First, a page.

“Laughter’s Weapon and Pandora’s Box: Boris Efimov in the Khrushchev Era”

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  “Laughter’s Weapon and Pandora’s Box: Boris Efimov in the Khrushchev Era”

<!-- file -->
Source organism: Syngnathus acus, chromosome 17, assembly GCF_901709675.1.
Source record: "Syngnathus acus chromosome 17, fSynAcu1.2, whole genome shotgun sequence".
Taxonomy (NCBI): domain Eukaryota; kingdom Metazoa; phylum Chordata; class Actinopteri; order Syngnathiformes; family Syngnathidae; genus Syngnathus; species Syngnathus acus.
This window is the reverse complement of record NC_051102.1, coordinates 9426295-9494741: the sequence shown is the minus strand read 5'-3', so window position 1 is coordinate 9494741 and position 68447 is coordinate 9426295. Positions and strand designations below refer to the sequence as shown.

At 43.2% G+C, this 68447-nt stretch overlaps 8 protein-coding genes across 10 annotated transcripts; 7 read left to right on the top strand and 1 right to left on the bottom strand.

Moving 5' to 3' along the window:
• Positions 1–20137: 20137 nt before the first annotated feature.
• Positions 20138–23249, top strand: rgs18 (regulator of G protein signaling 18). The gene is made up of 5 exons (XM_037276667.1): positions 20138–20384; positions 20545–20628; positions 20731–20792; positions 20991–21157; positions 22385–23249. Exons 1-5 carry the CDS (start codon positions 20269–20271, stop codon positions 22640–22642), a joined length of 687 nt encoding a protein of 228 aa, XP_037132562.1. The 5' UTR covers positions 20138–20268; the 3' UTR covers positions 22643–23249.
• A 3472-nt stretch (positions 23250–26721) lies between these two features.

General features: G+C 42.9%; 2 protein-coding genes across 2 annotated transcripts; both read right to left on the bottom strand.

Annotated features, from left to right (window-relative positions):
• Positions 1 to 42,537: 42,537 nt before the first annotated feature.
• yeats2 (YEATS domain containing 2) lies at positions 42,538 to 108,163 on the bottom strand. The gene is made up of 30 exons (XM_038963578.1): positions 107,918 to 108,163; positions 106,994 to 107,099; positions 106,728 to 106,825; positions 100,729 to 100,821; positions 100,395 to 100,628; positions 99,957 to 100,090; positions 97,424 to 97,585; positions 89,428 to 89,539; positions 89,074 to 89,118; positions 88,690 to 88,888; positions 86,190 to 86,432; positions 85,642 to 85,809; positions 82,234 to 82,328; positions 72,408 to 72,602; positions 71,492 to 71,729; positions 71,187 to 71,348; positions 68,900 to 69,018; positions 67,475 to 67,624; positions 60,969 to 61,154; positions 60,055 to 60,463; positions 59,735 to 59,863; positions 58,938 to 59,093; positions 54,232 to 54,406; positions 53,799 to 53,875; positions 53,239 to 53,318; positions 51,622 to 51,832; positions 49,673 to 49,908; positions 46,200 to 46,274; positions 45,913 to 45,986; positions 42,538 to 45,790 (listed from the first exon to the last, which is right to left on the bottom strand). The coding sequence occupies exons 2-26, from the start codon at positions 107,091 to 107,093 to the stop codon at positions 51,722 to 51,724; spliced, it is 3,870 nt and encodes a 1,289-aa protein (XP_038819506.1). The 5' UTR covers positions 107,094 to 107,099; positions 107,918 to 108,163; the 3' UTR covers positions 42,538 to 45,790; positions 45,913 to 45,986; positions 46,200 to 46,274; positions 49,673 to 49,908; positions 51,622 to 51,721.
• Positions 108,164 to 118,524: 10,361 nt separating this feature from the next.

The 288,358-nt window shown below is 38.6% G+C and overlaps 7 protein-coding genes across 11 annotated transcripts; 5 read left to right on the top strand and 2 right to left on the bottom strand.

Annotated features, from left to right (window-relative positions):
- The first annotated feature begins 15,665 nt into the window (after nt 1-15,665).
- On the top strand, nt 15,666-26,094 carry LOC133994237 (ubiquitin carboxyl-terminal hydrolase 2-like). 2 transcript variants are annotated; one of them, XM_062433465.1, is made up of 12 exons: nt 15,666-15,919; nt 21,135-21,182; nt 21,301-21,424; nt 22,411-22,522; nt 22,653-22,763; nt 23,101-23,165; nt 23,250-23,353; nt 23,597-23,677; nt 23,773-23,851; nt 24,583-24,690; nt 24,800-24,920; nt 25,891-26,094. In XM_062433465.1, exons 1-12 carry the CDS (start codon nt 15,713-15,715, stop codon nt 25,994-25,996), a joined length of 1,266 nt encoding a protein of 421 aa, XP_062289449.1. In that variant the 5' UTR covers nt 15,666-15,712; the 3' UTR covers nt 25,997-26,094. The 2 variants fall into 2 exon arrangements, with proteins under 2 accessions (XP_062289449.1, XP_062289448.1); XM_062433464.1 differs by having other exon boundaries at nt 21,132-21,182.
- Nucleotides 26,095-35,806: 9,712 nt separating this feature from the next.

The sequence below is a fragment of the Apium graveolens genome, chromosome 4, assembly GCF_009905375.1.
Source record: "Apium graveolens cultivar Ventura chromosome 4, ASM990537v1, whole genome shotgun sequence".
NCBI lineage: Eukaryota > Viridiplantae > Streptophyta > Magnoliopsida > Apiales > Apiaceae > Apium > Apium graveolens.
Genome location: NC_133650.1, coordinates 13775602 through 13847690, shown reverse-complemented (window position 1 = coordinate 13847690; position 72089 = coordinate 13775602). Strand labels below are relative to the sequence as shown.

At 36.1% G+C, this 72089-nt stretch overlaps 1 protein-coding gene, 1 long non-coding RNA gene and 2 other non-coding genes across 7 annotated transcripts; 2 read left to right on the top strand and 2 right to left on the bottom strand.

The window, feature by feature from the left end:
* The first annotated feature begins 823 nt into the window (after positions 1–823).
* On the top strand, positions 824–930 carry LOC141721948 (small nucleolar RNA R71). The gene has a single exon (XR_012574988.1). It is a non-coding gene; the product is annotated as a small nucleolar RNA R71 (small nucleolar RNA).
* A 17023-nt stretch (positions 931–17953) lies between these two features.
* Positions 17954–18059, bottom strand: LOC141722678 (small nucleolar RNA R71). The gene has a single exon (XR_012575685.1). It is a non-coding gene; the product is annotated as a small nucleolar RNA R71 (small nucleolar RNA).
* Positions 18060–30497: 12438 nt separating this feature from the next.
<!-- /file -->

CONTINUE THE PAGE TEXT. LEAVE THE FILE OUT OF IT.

r lso by New Academia Publishing I \ Russian History and Culture PASSION AND PERCEPTION: Essays on Russian Culture by Richard Stites, David Goldfrank, ed.  THE RUSSIAN NANNY, REAL AND IMAGINED: History, Culture, Mythology, by Steven A. Grant MOSCOW BELIEVES IN TEARS: Russians and Their Movies, by Louis Menashe IMAGING RUSSIA 2000: Film and Facts, by Anna Lawton BEFORE THE FALL: Soviet Cinema in the Gomachev Years, by Anna Lawton RUSSIAN FUTURISM: A History, by Vladimir Markov ultural abaret ORDS IN REVOLUTION: Russian Futurist Manifestoes 1912-1928 A. Lawton and H. Eagle, eds., trs WE'RE FROM JAZZ: Festschrift in Honor of Nicholas V Galichenko Megan Swift and Serhy Yekelchyk, eds. Russian nd American Essays REMEMBERING UTOPIA: The Culture of Everyday Life in Socialist Yugoslavia, for Richard Stites reda Luthar and Marusa Puiinik, eds. THE SOVIETIZATION OF EASTERN EUROPE: New Perspectives on the Postwar Period, Balazs Apor, Peter Apor and E.A. Rees, eds .. THE INNER ADVERSARY: The Struggle against Philistinism and the Moral Mis sion of the Russian Intelligentsia, by TImo Vihavainen RED ATTACK, WHITE RESISTANCE, by Peter Kenez RED ADVANCE, WHITE DEFEAT, by Peter Kenez ASPECTS OF BALKAN CULTURE, by Jelena Milojkovi6-Djuric Edited by David Goldfrank Fiction nd Pavel Lyssakov THE KIEV KILLINGS, by G. K. George (alias Alfred J. Rieber) TO KILL A TSAR, by G. K. George (alias Alfred J. Rieber) ON THE WAY TO RED SQUARE, by Julieta Almeida Rodrigues Memoirs JOURNEYS THROUGH VANISHING WORLDS, by Abraham Brumberg THROUGH DARK DAYS AND WHITE NIGHTS: Four Decades Observing a Changing Russia, by Naomi F Collins _ NEW ACAOEMI -l P U 8 L t S H I N ~ 1/Vashlngton, DC Read an excerpt at: www.newacademla.com     5 Laughter's Weapon and Pandora's Box: Boris Efimov in the Khrushchev Era by Stephen M. Norris A man forgets whathe wants to forget, but what is real stays with him until he dies. llya Ehrenburg, he haw   This is a story about Soviet propaganda. t involves a cartoonist named Boris Efimov (born in 1900) and his works draWn from 1918 to 1964 More specifically, it is a story about the continued impor-tance of visualizing the enemy in Soviet culture. This part of the story also concerns laughter, the healthy feeling a Soviet citizen en-joyed when he or she mocked their enemies. This is also a story about remembrance, words, and autobiog-raphies. It involves the very same cartoonist, who became a writer around 1960. His writings told his story, that of Soviet propaganda, but also his brother's story. This part of the story concerns death, family trauma, and second lives, for his brother, Mikhail Koftsov, was shot in 1940 during the purges. Told episodically and disjointedly, this story is about the rela-tionship between images and words in the Soviet Union after 1953. t is therefore a story about working and living during the Khrush-chev era. t is also a story that illustrates the extraordinary ways Soviet citizens even famous ones such as Boris Efimov had to play multiple, often paradoxical, roles. Efimov's story reveals these  106 Cultural Cabaret paradoxes, the tensions between image and word, between propaganda and biography (or history), between living his public life and living his family life.   Efimov's Thaw experiences would remain with him, for he continued to produce cartoons and reminiscences right up until his death in 2008 Laughter as it weapon In the first 1962 issue of Voprosy literatury, the venerable Soviet cartoonist Boris Efimov published the following article, entitled "The Weapons of LaUghter [Oruzhie smekha]. Who among us, the workers in literature and art, after the great forum that affirmed a program for our life in the next decades [the 22 00 Party Congress], does not think about how our weapons fiery words, sharp pens, brushes, and chis els can take an active part in the education of people in communist consciousness, to help them quickly remove the power of bourgeois ideology, narrow-mindedness, individualism, and careerism? There is no greater happiness for the artist than the sensation of the authentic connection between his creation and the people's life. Happy is the artist who is capable of expressing the thoughts and expectations of the people not only through pronouncements and declarations, but also in artistic works created in hot pursuit of the events and occurrences in a society's life. This is why the greatest creative satisfaction and even pride is experienced when we the workers of the satirical genre, a warlike genre--destroy and mercilessly expose all that is hostile to the people's interests. Of course, any ideological art is a weapon in which the artist fights for something or against something, defends or rejects some kind of principle. But the militant beginning and the fighting spirit is perhaps above all characteristic of the art of satire. The strength of this eternally living, disruptive genre is in the fact that it draws attention to itself, it appeals not only to a person's reason and aesthetic sense, but also to the humor most people feel. A well-aimed, ingenious satirical drawing can be as powerful and persuasive, as in Laughter's Weapon and Pandora's Box 107 telligible and popular, as some detailed, solid article, since it defines events concretely and because the situations in it are facts translated from the language of logical ideas into the language of visual modes. The entire history of world caricature is filled with the romantic fight of unruly, free laughter and an ineradicable human wit against priests and princes, oppressors and obscurantists. Italian mockery is sharp as a stiletto, French witticisms are elegant, German satire is wicked, although every so often clumsy, the English caricature has a bulldoglike snap, and the well-aimed Russian lubok is mischievous-here, there, and everywhere,' with differences in their national characteristics, fighting laughter delivered destruction on despotism and  obscurantism,.on hypocrisy, stupidity, and corruption. The cradle of the Soviet political caricature was the Leninist Pravda. Specifically, through its initiative the satirical drawing took up the same integral and customary element in the newspaper as an editorial or feuilleton. Beginning in the 1920s, the caricature occupied in Soviet publications a place that had never been occupied in the West. Since that time satire was on the foremost front line of art in all the stages in the history of our state. From the great platform of the Soviet press the political caricature spoke with a firm voice and obtained an unprecedented internal and international resonance, and drew each reader nearer to it, enter ing into his abode, institution, and factory together with a newspaper sheet. Soviet satire was brought up in the militant school of Bolshevik propaganda and continues the best traditions of revolutionary-democratic thought and the national-patriot ic tendencies of Russian realist art. Laughter is one of the strongest tools against everything that became obsolete yet is still held onto by some important wreck of a person, God knows why, which interferes with the beginning of fresh life. Laughter ... above all is no laughing matter," wrote Herzen. Saltykov-Shchedrin thought that satire is perhaps most effective and achieves its  108 ultural abaret goal only when it vividly expresses the author's idea and he clearly indicates what its sting is directed against. Maksim Gorky declared that the caricature is a socially significant and most useful art and referred to the satirical art genre as one that mercilessly reveals and unmasks everything that is hidden from the masses. These high principles should now be widely upheld in our fight for the greatness and sincere beauty of mankind and for its harmonious evolution. Not the inoffensive, unassuming joke, but intelligent, caustic, wicked mockery -this is the soul of political satire and one of the most active and strongest means for our ideological fight. The traditions of worldwide satirical art not only did not lose their force, they acquired particular significance today in our aspirations to help formulate the most important moral principles in the people of a communist society. Art's important mission is clearly indicated in the Program of the KPSS t has a responsibility to reveal everything that prevents our society from moving forward. Per haps this means above all through satirical art? Through what means can works of the satirical genre be most effective? n this sense satire differs little from other art forms and genres in that the level of its skill determines the quality of the product. The artist's task is the tireless improvement of his skill, to search for, invent, and devise new satirical methods and metaphors, new, ingenious caricatures that will speak for themselves his is not easy. The satirical artist must strain his entire imagination in order to avoid repetition and to depict some sort of new caricature that hasn't already appeared many times. Such findings- namely, the bright sparkles of satirical talent and inspiration that accompany each genuine caricaturist--advance the art of political satire, which otherwise could be threatened with the danger of being trampled out. Vladimir Mayakovsky said once that the first person who revealed that two times two is four was a brilliant mathematician and that everyone who very correctly and conscientiously used this calculation thereafter had made no new revelation. Laughter's Weapon and Pandora's Box 109 We have, perhaps, enough caricaturists who persistently repeat in their work this satirical two times two equals four, but as someone correctly noted, art ought to be) unlike arithmetic, more than just algebra. his is why the creative, exacting srcins of our satirical images must be sufficiently strong and full-blooded in order to overcome the uninspired, imitative hack work and instead be the guarantor of new success and progress in Soviet combative, public satire. Right now there are still dark intentions among the enemies of peace and socialism, but our forward march will not be impeded in any way -to negative phenomena, vices, and concrete bearers of evil, the hatred and contempt of the Soviet people for everything rotten and harmful will find its expression in the lashings given by satirical works. n this epoch of the active building of communism it fol- lows for us to be particularly careful and to improve this sharp weapon, to ensure that it is impossible for it to be dulled or to lose its destructive force. Our creations must be filled with patriotic passion, ideological soundness, and high artistic skill, a wealth ofnew forms and methods--with out these basic themes, their deep influence on the thoughts and feelings of th7 people are unthlnkable. 3 Without having to state it explicitly, Efimov was just the man for the renewed effort he advocated. After all, he had been performing the tasks he highlighted from the beginning of the Soviet experiment. Efimov filled his article with the words of the era. Nikita Khrushchev had ended the 22 nd Congress of the Communist Party just a couple of months earlier. Khrushchev had prepared the congress as a means to promote his new program that promised communism would be achieved by 1980. To achieve this aim, Khrushchev asked Party members to wage war against the enemies they all faced. The Congress also adopted The Moral Code of the Builder of Communism, a 12-step program that advocated--among other virtues-love for the socialist motherland and a moral purity among members. These steps are what Efimov evoked when he wrote about the  110 Cultural Cabaret epoch of the active building of communism and the necessity of creating satire with patriotic passion, ideological soundness, and high artistic skill, [and] a wealth of new forms and methods. So- viet propaganda, Efimov was arguing, could help the state reach the dream of communism.   The invocation of the Leninist srcins of Soviet satire also re- flected the times. Efimov's Two times two equals four formula and his reference to the fighting spirit of visual satire that merciless ly mocked the enemy-the weapons of laughter-were his attempt to repackage his Stalin-era attempts to create a communist collective through visual means. n other words, Efimov's 1962 piece asked Soviet readers to continue to indulge in healthy laughter by mocking Soviet enemies, a trait that had long been highlighted as a typically Soviet feeling. The words he used evoked the 1962 So- viet Union in which Efimov lived, but the weapon of laughter had served the Soviet state since its foundation. A special feeling of healthy humor: Boris Efirnov and Soviet pro paganda Efimov's life up to 1953 reads as a near-perfect story of the Soviet experiment. Born Boris Fridliand in 1900 Kiev, his family moved to Bialystok shortly after his birth. When war was declared in 1914 the Fridliands moved away from the front: the parents back to Kiev, the eldest son Mikhail to study in Petrograd, and Boris to Kharkov to continue his secondary education. As a teenager, Boris became a self-taught artist. He fell in love with the Russian lubok the Russian satirical cartoon of the early 20 th Century, and the satirical cartoons published in the German journal Simplicissimus Through his brother, Boris got his big break. Mikhail participated in a number of Petrograd protests and worked for Solntse Rossii. When the State Duma and its Chairman, Mikhail Rodzianko, supported the war aims of the regime and advocated taking the Straits of the Dardanelles, Mikhail asked his brother to draw a cartoon that mocked Rodzianko. It was published in late 1916. Boris moved back to Kiev in late 1917 and spent the dramatic years of the Civil War based there. Because of the threat of antiSemitic attacks, Boris changed his last name to Efimov. His brother changed his to Kol'tsov. Efimov's career as a Bolshevik propagan Laughter'S Weapon and Pandora's Box 111 Boris Efimov and his older (and later executed) brother, Mikhail Kol'tsov. (From the author's archive). dist began when he started publishing cartoons for Ukrainianbased publications in 1918. He began working for the Kiev Red Army press service the following year. His satirical posters and caricatures waged the visual Civil War for the Bolsheviks throughout the Ukrainian frontlines, mocking Denikin's forces and Petliura's nationalists. n 1922 Mikhail encouraged his younger brother to move with him to Moscow and to take part in the building of socialism. Boris accepted. 5 n Moscow, Efimov embarked on one of the most remarkable careers in Soviet history. Soon after his arrival, he was appointed I